An illustration in the Lewiston Evening Journal on the day the Stockholm Olympics got underway in 1912.

As the Olympics get underway in Japan, it’s worth noting that over the years, at least a dozen athletes who attended Bates College have competed in the games, but never has the small Lewiston college had a better showing than it did in 1912.

Vaughn Blanchard is pictured in his track and field garb in the 1912 Bates College Mirror yearbook.

At the 1912 Olympics in Stockholm, two men from Bates took the field as well as one of its future track coaches, John Johnstone.

Harlen Holden, a rising senior, and Vaughn Blanchard, who had just graduated, boarded the S.S. Finlandia with the rest of the American team to seek victory in Sweden.

The Bates Mirror called it “a rare honor for Bates when we remember the athletes were chosen from the best in the United States.”

As president of his class at Bates, Blanchard left Lewiston after a college career “strewn with broken hearts and broken records,” as his yearbook put it.

But he also won someone’s heart.


Blanchard married two days after graduation. His wife, Zoe, journeyed to Stockholm aboard the Finlandia with him, the only bride along for the trip, The Boston Globe reported.

The newly married athlete had high hopes in Stockholm after placing among the three finalists in the U.S. competition in Boston to make the team as a 110-meter hurdler.

In the Olympics, Blanchard easily qualified for the semifinals but fell short of making the cut for the finals where Americans ultimately swept the medal competition.

It’s not clear how Holden, a rising senior, wound up on the team since he did not earn a spot during the trials in the United States. The college yearbook said Holden went along as “a supplementary man in the runs.”

That a member of Lewiston’s Garcelon family was among the trio of commissioners overseeing the tryouts at Harvard University may have played a role.

However Holden got the chance to compete in Stockholm, he sought to make the best of it.


Harlen Holden is pictured in the 1911 Bates College yearbook with the track team.

Holden ran in the 800-meter competition, snagging a first-place finish in a first-round heat and posting the third fastest time among 47 runners.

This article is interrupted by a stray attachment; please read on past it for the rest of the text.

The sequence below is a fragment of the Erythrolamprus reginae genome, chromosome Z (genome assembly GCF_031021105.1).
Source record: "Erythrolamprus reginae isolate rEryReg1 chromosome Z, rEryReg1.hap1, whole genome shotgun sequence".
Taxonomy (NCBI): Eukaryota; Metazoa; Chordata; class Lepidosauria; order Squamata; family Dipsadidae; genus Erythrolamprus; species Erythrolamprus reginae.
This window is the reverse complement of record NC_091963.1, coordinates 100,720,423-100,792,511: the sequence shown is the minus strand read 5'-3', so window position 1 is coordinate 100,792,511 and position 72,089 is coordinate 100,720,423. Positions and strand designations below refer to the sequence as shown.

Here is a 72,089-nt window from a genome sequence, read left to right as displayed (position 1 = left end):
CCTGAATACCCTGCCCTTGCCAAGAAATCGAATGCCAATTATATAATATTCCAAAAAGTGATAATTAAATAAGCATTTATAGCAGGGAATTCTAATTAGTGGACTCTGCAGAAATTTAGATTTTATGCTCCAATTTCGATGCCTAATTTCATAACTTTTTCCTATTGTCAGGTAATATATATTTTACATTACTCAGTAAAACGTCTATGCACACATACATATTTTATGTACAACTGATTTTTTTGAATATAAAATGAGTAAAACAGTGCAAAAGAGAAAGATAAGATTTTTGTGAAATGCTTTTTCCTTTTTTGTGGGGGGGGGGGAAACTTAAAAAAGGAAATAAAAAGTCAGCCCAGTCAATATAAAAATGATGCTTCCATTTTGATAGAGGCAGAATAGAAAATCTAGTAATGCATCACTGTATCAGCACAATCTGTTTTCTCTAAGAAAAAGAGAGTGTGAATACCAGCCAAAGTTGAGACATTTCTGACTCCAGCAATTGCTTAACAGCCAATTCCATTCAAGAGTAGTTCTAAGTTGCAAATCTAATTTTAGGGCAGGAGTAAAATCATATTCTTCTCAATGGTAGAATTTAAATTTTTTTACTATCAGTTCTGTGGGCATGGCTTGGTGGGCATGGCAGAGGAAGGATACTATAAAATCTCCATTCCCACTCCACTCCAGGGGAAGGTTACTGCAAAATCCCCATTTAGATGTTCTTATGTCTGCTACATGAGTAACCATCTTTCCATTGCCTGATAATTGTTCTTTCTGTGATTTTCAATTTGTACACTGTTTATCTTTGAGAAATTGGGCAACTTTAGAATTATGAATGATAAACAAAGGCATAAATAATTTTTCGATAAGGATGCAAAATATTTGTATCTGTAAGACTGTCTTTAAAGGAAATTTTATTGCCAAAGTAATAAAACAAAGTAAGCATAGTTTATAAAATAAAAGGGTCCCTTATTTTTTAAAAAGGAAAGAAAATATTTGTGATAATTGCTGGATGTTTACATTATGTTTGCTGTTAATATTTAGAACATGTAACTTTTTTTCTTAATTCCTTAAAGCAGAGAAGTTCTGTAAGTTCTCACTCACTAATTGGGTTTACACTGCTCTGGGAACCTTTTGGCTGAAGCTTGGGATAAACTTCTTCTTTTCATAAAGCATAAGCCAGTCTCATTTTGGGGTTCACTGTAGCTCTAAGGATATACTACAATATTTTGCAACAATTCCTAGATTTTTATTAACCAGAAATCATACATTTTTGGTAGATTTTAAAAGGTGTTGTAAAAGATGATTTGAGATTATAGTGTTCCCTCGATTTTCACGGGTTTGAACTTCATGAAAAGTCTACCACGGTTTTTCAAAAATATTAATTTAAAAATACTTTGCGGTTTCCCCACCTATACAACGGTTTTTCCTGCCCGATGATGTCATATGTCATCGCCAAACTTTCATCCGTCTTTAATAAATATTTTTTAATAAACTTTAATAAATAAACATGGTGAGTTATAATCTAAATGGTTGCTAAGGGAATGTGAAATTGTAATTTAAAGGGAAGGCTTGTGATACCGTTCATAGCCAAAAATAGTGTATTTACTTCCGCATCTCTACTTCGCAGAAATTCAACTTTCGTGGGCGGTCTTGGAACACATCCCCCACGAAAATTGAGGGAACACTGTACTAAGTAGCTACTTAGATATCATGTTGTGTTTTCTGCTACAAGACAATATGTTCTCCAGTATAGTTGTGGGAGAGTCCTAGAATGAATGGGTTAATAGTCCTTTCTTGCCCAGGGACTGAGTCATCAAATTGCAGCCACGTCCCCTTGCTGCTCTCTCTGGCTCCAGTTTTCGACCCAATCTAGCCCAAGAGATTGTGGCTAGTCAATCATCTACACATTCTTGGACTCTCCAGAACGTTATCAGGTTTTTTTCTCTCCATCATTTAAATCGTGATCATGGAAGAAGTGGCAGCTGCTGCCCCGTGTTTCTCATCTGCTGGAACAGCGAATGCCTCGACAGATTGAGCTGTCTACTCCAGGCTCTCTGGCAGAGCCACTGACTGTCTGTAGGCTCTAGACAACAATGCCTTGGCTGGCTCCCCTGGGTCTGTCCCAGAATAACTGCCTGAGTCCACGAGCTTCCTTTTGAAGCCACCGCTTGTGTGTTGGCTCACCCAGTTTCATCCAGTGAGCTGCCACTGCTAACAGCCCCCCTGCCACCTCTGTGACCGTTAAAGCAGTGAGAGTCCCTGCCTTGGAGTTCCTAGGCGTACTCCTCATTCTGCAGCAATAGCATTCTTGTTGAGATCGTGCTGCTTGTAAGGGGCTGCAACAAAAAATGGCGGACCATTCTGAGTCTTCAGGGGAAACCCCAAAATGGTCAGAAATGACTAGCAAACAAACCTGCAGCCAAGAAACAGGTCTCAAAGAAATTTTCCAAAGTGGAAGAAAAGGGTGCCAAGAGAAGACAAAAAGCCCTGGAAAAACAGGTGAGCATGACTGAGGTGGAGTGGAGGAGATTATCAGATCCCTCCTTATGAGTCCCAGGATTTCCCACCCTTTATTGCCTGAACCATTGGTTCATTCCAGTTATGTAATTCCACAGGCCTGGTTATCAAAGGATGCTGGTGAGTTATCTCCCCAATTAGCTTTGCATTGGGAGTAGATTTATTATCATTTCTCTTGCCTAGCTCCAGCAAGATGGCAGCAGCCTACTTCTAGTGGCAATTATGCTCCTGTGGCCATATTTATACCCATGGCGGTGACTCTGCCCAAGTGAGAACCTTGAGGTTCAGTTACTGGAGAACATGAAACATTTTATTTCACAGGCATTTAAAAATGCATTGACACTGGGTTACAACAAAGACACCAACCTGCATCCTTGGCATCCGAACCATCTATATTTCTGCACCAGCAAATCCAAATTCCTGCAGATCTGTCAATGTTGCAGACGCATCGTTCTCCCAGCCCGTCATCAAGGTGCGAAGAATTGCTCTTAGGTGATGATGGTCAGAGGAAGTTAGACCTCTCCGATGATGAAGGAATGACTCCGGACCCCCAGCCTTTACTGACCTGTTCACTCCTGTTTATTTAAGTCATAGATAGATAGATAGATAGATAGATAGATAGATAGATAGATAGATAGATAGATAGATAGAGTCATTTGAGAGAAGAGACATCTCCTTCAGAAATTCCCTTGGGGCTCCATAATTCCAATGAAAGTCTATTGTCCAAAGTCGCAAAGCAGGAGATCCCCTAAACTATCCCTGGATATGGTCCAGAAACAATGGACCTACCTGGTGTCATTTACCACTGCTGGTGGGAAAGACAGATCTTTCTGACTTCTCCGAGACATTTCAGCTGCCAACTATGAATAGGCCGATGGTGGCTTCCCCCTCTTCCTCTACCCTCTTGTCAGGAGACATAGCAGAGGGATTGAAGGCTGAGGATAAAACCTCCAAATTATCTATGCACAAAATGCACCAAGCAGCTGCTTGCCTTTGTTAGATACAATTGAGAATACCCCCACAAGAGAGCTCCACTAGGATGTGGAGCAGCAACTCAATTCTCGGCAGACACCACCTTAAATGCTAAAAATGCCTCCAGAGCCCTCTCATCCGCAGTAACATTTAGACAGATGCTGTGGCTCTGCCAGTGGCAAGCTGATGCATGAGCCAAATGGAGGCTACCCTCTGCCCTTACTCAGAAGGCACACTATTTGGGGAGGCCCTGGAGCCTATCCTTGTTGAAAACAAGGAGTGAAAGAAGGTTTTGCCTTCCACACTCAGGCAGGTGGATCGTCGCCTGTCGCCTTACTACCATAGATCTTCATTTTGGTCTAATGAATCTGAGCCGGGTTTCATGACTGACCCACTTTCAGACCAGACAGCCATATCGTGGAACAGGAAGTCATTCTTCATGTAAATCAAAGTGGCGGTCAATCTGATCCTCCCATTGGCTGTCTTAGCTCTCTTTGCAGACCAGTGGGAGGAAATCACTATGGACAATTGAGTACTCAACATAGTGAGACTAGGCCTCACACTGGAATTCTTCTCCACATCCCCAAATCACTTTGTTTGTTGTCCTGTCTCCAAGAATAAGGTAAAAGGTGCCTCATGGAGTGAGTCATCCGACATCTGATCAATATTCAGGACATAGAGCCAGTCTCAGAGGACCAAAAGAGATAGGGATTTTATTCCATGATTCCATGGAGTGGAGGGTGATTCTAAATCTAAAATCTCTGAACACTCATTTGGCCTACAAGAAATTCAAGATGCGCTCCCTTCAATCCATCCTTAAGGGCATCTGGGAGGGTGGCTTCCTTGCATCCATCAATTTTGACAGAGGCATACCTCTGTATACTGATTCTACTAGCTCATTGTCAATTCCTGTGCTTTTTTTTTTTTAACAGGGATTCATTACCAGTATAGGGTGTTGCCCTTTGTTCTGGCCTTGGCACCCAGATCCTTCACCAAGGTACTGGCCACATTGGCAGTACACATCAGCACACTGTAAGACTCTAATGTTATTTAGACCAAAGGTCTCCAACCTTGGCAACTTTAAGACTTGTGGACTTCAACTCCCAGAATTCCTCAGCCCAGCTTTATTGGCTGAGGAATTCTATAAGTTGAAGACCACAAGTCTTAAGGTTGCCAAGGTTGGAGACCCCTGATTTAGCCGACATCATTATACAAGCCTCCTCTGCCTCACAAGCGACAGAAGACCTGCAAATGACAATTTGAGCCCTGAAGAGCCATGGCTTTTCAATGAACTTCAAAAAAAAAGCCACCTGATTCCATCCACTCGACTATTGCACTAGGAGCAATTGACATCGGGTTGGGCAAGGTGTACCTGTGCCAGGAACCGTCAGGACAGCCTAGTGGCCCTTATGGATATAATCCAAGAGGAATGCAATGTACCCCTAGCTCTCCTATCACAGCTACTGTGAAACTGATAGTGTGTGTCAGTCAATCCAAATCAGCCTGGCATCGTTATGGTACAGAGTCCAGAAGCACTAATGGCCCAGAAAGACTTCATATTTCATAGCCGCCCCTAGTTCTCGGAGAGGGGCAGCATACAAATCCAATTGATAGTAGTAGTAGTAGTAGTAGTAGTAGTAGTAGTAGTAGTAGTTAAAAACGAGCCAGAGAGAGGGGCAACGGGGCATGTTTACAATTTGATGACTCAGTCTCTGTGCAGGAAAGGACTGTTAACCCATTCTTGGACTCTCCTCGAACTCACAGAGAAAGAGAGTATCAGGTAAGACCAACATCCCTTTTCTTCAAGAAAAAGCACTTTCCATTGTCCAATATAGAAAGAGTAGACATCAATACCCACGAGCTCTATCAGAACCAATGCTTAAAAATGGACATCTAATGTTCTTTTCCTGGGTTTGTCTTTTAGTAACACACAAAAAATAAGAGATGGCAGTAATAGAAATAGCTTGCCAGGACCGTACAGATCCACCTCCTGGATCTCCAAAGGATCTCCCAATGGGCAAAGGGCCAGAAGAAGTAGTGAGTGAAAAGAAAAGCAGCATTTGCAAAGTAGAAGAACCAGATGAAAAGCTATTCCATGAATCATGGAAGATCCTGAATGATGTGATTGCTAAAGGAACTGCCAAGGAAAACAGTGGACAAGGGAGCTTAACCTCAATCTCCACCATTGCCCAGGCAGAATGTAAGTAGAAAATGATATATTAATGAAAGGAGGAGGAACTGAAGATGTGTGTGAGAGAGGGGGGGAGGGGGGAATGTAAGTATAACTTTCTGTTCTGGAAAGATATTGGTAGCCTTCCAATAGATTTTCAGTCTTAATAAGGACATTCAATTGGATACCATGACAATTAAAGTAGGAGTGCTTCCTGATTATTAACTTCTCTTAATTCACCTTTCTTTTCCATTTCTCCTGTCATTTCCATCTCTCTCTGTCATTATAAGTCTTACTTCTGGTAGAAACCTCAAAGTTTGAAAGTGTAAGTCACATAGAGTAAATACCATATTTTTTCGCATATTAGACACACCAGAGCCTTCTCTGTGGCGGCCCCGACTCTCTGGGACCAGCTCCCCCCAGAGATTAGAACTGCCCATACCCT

In the semifinals, though, Holden fell short of the pace needed to make the final race, where three other American runners claimed the gold, silver and bronze medals.

Holden also played on the U.S. baseball team at the games, where the sport was considered only a demonstration, even though he apparently did not play baseball at Bates. He went hitless in four at-bats, but scored a run, perhaps by reaching the bases on an error.

In the two baseball exhibit games in Stockholm, Blanchard, who played for the Bobcats back in Lewiston, also participated, taking advantage of his one at-bat to slap a single. Unlike Holden, though, he didn’t score.

Johnstone, a Massachusetts native with track and field talent, roomed with Jim Thorpe aboard the Finlandia as it carried the American team to Sweden.

One of 11 finalists, Johnstone came in sixth in the high jump competition.


Thorpe, meanwhile, won gold medals in the pentathlon and decathlon, the two sports then viewed as the ultimate test of athletic skill. Thorpe’s wins made him famous and propelled him to national celebrity for the rest of his life.

Vaughn Blanchard is pictured in his 1912 Bates College Mirror yearbook. Bates Mirror photo

A legendary athlete from Lewiston, Bob Legendre, won the pentathlon in the 1924 Olympics in Paris.

Johnstone returned from Stockholm to attend Harvard, graduating in 1916. He got a job at Bates a few years later as a French instructor and the college’s track coach.

He didn’t stay long, though, because the college had a new coach by 1922. Johnstone got a job coaching in Worcester, Massachusetts.

Blanchard became an educator in Michigan, an advocate for intramural sports and a critic of competition between schools.

Holden became a career military officer, winding up as a U.S. Army Air Force colonel during World War II. His son, a West Point graduate, died in a training crash in 1945.

Runners at the 1912 Olympics are shown in a video produced by the International Olympic Committee. Screenshot from video

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